This book is a most enjoyable read, but is a very narrow presentation of Indian history. Michael Blake is certainly a very gifted writer and this book is a wonderful presentation, if, and that’s a big “if”, it is read within the context of which it was written. By that I mean, I fear that many readers might take this rather narrow presentation of “white man, bad – red man, good” history and run with it as being an all-inclusive presentation. That’s not what it is, and I don’t believe that’s what Blake intended, but revisionist historians have given us such a skewed view of the history of the American West, particularly in white/Indian relations, that I’m afraid that might indeed be the end result.

INDIAN YELL is a presentation of twelve different events. The events are portrayed quite accurately, in fact, Blake gives the most accurate accounting of what took place at what has become known as Beecher’s Island that I have found. And the problem is, I do not believe Blake has given any “bad” information here, I simply believe a matter so complex as the history of the American Indians in the 19th century cannot possibly be contained in the
confines of a book of less than 200 pages, or for that matter, in the confines of twelve specific events. What I mean is, there is a much bigger picture that is not encapsulated here.

Perhaps the most stunning example would be the portrayal of the history of the Sioux. Don’t misunderstand me here, certainly there is no question the American government mishandled the settlement of Indian lands at virtually every turn, and in the case of the Sioux, much emphasis is placed upon the massacre at Wounded Knee, but the overall picture is often left untold.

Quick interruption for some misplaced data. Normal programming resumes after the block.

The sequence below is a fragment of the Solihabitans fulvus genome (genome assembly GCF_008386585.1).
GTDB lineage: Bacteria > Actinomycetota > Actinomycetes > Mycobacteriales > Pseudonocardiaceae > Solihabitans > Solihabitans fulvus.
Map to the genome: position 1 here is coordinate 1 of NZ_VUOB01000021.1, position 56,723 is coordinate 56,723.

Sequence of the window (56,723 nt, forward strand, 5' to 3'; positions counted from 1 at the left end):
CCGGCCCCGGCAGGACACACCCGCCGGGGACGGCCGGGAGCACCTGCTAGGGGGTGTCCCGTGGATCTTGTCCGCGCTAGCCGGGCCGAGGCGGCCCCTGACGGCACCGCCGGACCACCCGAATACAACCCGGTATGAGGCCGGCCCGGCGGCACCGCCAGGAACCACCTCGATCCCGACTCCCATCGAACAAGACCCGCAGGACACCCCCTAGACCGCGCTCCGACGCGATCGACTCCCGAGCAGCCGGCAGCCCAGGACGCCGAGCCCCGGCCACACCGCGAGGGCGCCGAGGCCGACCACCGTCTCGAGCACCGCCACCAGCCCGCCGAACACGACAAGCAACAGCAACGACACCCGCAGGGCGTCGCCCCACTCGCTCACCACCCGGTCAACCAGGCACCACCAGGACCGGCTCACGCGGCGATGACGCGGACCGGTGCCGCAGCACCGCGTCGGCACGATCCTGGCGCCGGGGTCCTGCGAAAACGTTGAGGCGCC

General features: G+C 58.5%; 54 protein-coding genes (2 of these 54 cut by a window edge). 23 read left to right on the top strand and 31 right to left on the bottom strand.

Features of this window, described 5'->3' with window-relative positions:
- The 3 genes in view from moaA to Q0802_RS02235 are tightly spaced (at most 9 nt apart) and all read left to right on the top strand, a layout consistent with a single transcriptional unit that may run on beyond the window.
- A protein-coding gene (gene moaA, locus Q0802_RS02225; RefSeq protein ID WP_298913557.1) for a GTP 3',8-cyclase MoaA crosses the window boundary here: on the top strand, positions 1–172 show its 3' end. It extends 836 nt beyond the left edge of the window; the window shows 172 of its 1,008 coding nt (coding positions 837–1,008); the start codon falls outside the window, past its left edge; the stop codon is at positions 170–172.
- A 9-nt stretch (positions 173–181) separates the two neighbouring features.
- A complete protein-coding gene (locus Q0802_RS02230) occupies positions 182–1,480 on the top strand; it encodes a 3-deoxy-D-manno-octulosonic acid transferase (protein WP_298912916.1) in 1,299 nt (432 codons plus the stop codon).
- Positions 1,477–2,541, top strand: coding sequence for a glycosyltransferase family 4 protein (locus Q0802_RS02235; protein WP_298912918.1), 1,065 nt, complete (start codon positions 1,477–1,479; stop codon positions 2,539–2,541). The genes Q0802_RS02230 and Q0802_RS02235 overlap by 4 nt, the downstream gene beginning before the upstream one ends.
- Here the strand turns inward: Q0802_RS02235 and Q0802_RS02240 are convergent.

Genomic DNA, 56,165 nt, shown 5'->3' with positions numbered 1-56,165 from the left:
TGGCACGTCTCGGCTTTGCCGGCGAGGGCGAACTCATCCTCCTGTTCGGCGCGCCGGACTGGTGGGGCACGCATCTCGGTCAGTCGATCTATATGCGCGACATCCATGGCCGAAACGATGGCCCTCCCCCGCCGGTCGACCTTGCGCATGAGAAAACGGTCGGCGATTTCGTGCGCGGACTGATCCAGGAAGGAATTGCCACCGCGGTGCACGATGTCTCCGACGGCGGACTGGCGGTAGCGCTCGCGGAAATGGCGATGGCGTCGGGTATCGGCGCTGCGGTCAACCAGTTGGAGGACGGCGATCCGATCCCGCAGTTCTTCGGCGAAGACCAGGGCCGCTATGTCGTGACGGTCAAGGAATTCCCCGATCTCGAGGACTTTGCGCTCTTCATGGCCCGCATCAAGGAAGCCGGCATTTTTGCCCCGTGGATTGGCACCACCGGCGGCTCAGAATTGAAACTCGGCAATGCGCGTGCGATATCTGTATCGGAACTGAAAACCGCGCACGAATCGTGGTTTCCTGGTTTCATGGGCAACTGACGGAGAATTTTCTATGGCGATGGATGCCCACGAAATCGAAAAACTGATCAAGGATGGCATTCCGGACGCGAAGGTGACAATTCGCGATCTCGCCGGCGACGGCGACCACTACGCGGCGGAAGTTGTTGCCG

Historians, in the vain of Dee Brown’s epic “Bury My Heart at Wounded Knee”, try to interpret the Indian wars of the northern plains only as “Indian-white” wars and described them only from the viewpoint of the Sioux hostiles. Historians typically brush off as “mercenaries” those tribes that became allies to the whites against the Sioux.

To view the Crow (who white trappers and traders had predicted in the 1830’s would soon be extinct due to their far more numerous red enemies) and the Arikara (who also lost their land to the Sioux) as white “mercenaries” is far beyond simplistic reasoning and
completely overlooks the long history of Indian warfare in the region. The Crow, Arikara and many other tribes had been fighting the Sioux (and losing, for the most part) for generations before they received any effective aid from the whites. Twentieth century historians are shortsighted in their work to attempt to lend understanding of the plight of the Indian without an awareness of the history of intertribal warfare.

The Sioux migrated south and west to the Missouri around 1750. In the century preceding and following that movement, the Sioux engaged in war with at least twenty-six other Indian tribes, as well as the River Metis and the U.S. Army. Historians almost always fail to note that the most dramatic battles fought between the army and the Sioux were on lands the Sioux had taken from other tribes since 1851. Also overlooked is that the
Arikara and Hidatsa chiefs who had signed the Fort Laramie Treaty of 1851 had both been killed by the Sioux when in 1864, the Arakara Chief White Shield petitioned the army to uphold its treaty and punish the Sioux.

I’ve ventured off course, so let me return to Blake’s work here. This is a highly readable and well-written piece. I seek only to remind readers of what Blake’s presentation was surely meant to be; a depiction of twelve events that were a small part of the overall picture of history. Those twelve events are well presented here.

About montyrainey

Public Speaker and District Manager. Mission: To empower and inspire others professionally, personally and spiritually to elevate their lives to a higher level.
This entry was posted in American History, Book Reviews, History and tagged , , . Bookmark the permalink.

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